Tuesday, March 24, 2015

Orange Boxwood

Denhamia disperma (Maytenus disperma)
This little local dry rainforest tree is fruiting in Franke Scrub at present. 
It’s yellow-orange seed capsules usually have one or two of the nut-brown seeds, but here’s an unusual one with three.

A neat little tree, with a dense canopy of shiny brown leaves, this would be an ideal small shade tree for a suburban garden. It is unlikely to exceed 6m high, in a garden situation.
The photo below, of a four year old tree, shows how it has a dense canopy from an early age.

Like most of our local dry rainforest trees, it is fast-growing if given mulch and water in it’s first year or two of life.
It’s a good bird- attracting tree. The dense leaves provide shelter and nesting sites, the flowers attract insects at breeding time, and the seeds provide an annual food crop.

Thursday, February 26, 2015

Free Plant Giveaway

At Crows Nest Community Nursery (CNCN)

This Toowoomba Regional Council nursery is participating in the TRC’s annual plant giveaway. To get their two free plants, ratepayers from anywhere in the Toowoomba Region need to bring in the voucher that they received with their rate notice.

This nursery specialises in growing plants of local provenance, from the Toowoomba Region.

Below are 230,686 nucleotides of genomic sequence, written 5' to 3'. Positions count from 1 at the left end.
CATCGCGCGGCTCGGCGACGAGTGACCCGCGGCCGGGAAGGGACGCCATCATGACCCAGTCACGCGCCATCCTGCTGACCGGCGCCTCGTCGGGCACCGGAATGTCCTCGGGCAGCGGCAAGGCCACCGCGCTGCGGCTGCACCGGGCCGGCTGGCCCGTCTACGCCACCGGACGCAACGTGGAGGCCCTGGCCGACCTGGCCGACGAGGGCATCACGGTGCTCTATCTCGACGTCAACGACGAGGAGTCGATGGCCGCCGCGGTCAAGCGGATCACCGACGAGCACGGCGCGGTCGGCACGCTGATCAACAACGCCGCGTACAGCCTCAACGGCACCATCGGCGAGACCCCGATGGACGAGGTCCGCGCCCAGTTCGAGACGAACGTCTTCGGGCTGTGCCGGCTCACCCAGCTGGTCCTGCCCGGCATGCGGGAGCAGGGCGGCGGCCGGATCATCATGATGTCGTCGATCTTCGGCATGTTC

Those who would prefer their free plants to be environmentally friendly local native species, might like to make the trip to Crows Nest on any Thursday morning in March.

Thanks to the work of an enthusiastic team of volunteers, the plants in the nursery are in beautiful condition. They are ready for planting in the ground right now, while the soil moisture is so good and there’s plenty of the warm season left for them to get off to a good start before growth slows down in winter.

These are some of the plants you will find on the “Plant Giveaway” shelf: 

Petalostigma pachyphyllum
•    Open shrub to 2m.
•    Very showy orange seed capsules in summer.
•    All plants parts are bitter, but contain no quinine.
•    Well drained soil. Full or part sun. Drought hardy.

 Callicarpa pedunculata
•    Shrub to 2m. Velvety leaves.
•    Clusters of small mauve flowers. Very showy bunches of shiny purple berries in autumn.
•    Best if pruned hard each year in autumn. Useful screening shrub.
•    Good lantana replacement in frost free areas along Range.
•    Well drained soil. Full sun. Drought hardy. Frost tender.

 Erythrina numerosa
•    Small tree (5-10m) with prickly stem.
•    Very showy panicles of large orange pea flowers attract honeyeaters in November, while tree has its annual leaf-drop.
•    Native to Picnic Point and Prince Henry Drive.
•    Well drained soil. Full sun. Drought hardy. Best if mulched. Frost tender.

Maytenus bilocularis
•    Shrub or small tree to 4m.
•    Excellent hedge plant. Very showy red new growth after pruning. Small yellow seed capsules attract birds.
•    Prefers to be mulched. Best if pruned to within 10cm of ground after first year's growth, to produce multiple stems.
•    Well drained soil. Full or part sun. Moderately drought hardy. Claimed to be frost hardy to -7°C.

Eucalyptus tereticornis